California Historical Society
Tidal marshlands (from Napa Valley Historical Ecology Atlas).
On a recent sunny day in the Napa Valley, Robin Grossinger cupped his hands around his eyes and surveyed the landscape. He said the scene gave him “a feeling of grandeur.”
He was not talking about the vistas of hillsides draped in vineyards, with their gnarled vines tinged green with new growth that by fall will be laden with the valley’s renowned cabernet sauvignon and other grapes. Mr. Grossinger, a scientist with the San Francisco Estuary Institute and author of the new Napa Valley Historical Ecology Atlas, had turned his gaze onto another charismatic species: a small line of valley oak trees.
While today’s visitors — around five million annually — come to drink wine and soak up the beauty of Napa’s viticultural landscape, past visitors came to marvel at the majestic oaks.
The area where Mr. Grossinger was standing, near Oak Knoll in the southern end of the valley, is where travelers entering from the south first took in the beauty of the oak savannas that defined the valley floor, bursting with wildflowers in the spring. The trees at Oak Knoll supported abundant wildlife and created shade in the heat, among other benefits, prompting the California State Senate in 1858 to declare them “at once an ornament and a blessing.”
While almost all of the valley oaks are gone from Napa — the savannas were largely cleared to make way for intensive agriculture in the late 19th century — a few pockets remain. The oldest trees, dating back more than 300 years, were alive when the Caymus, Napa, Canijolmano and Mayacma tribes managed the valley to produce abundant acorns, deer, salmon and other staples.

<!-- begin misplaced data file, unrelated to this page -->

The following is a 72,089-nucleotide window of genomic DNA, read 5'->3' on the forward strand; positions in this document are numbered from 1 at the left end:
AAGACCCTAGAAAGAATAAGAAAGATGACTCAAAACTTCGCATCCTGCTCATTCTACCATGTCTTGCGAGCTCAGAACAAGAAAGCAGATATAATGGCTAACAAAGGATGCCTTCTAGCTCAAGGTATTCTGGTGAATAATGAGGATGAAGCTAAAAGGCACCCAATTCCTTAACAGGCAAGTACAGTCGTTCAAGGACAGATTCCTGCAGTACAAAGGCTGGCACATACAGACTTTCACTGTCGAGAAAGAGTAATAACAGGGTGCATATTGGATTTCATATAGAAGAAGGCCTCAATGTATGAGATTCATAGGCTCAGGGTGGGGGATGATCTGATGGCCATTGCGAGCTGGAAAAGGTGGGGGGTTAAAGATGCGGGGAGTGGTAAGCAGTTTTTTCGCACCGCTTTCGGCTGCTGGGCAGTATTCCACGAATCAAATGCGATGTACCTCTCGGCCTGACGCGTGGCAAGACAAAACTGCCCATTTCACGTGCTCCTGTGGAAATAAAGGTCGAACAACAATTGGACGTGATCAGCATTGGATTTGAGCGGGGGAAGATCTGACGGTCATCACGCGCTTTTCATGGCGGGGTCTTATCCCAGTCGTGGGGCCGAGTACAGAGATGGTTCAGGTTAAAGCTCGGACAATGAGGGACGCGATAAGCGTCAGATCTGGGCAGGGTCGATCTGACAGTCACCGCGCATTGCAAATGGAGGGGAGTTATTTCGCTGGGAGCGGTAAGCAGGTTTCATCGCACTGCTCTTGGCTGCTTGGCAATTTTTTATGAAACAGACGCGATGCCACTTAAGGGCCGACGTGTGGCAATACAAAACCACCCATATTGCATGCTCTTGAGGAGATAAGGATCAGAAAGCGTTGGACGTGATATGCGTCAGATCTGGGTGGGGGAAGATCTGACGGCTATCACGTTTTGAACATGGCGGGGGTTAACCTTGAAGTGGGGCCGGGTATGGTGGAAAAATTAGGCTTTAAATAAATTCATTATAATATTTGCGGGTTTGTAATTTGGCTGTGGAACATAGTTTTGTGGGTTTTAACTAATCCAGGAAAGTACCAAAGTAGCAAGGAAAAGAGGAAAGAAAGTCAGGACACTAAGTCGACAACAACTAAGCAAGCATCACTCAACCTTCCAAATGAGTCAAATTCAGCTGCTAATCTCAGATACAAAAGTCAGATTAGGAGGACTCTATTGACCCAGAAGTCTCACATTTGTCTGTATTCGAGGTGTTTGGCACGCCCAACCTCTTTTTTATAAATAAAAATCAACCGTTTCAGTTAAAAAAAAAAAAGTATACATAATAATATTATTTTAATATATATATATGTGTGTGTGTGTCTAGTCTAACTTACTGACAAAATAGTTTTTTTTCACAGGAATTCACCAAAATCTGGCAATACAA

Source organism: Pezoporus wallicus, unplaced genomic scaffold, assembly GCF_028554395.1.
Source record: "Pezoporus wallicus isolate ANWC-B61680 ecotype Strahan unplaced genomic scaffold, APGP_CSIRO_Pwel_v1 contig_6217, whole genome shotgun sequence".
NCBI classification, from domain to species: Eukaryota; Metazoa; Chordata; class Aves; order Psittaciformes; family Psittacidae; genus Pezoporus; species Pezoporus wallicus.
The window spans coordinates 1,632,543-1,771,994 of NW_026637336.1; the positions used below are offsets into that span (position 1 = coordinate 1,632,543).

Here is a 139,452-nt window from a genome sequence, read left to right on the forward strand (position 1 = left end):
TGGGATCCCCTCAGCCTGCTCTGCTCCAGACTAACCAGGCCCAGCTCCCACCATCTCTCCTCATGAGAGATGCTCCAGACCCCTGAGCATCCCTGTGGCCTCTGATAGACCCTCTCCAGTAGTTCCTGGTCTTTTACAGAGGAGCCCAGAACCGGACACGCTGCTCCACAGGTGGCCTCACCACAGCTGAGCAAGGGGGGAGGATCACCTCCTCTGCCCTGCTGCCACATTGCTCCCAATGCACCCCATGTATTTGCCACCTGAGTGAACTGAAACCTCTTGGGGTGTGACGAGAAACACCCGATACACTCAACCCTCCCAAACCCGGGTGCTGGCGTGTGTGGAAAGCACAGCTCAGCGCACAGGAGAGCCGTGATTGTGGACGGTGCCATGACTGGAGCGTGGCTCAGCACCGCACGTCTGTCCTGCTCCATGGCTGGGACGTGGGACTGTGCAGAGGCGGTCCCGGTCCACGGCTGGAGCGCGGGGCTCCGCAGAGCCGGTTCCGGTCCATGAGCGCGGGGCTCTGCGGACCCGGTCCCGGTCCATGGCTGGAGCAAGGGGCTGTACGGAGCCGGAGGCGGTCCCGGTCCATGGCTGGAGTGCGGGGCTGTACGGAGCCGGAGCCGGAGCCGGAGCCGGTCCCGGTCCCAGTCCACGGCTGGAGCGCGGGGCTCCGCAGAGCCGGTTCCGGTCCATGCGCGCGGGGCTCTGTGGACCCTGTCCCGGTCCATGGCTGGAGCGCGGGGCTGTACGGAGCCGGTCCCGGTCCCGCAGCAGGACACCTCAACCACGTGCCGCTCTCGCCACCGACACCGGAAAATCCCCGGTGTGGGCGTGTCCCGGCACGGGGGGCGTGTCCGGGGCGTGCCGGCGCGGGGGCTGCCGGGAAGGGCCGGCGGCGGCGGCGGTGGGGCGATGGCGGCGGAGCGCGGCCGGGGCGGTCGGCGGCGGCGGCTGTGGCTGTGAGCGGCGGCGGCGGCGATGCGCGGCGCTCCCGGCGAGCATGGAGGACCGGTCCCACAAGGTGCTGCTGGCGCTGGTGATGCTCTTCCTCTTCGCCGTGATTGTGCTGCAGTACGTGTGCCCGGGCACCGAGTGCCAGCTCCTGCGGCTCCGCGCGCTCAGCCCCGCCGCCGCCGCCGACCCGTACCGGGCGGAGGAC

Unlocking the landscape in this way, so that the past is revealed in the present, is the almost magical outcome of Mr. Grossinger’s atlas (with design and cartography by Ruth Askevold), which was more than 10 years in the making. Working with a long list of collaborators, Mr. Grossinger unearthed maps, photos, surveys, old postcards and other information that added insight into how Napa has changed over time. “I spent more time in libraries than out in the field,” he said.
His detective work is characteristic of historical ecology, an environmental practice championed by Mr. Grossinger and the San Francisco Estuary Institute, which is gaining in popularity.
“It’s a little like solving a mystery,” said Shari Gardner, a researcher with Friends of the Napa River, who, as part of the project, scoured the area for valley oaks that had most likely been there at the time of European contact.
The atlas combines field research, scientific data, maps, historical photos, writing and records, creating a picture of the Napa Valley’s natural environment and how it has been shaped by human activity over time.
It covers the oak savannas, soil, creeks, wetlands, tidal marshlands and the Napa River, all features that make up the terroir, or unique characteristics of land and climate, that distinguish today’s best vintages. Wine is barely mentioned in the book, but one can practically taste it on every page.
The atlas also includes three suggested valley tours, with stops that include former tule grass wetlands and a good spot to see steelhead trout spawning.
Standing on a small bridge on the Napa River outside Yountville on a sunny day, an easy stone’s throw from some of the best wineries in the world, it was hard to perceive the environmental challenges facing the valley.
“Napa Valley has always been beautiful,” Mr. Grossinger said. “And it’s still beautiful.”
Then he explained how the Napa had changed over the years, from a meandering river with many side channels to the more controlled stream it is today, including problems with flooding, erosion and oversilting.
While currently productive, Napa, like many agricultural regions, is also fragile, vulnerable to climate change and to problems caused by poor watershed management, overuse of pesticides and other issues. Understanding the choices that created today’s landscape will help this generation make choices that will keep the area resilient for the future, he said.
Heading across the valley in midafternoon, Mr. Grossinger spotted a group of workers taking shade under one of the small fraction of remaining historical oaks. “Now that’s where you want to be,” he said.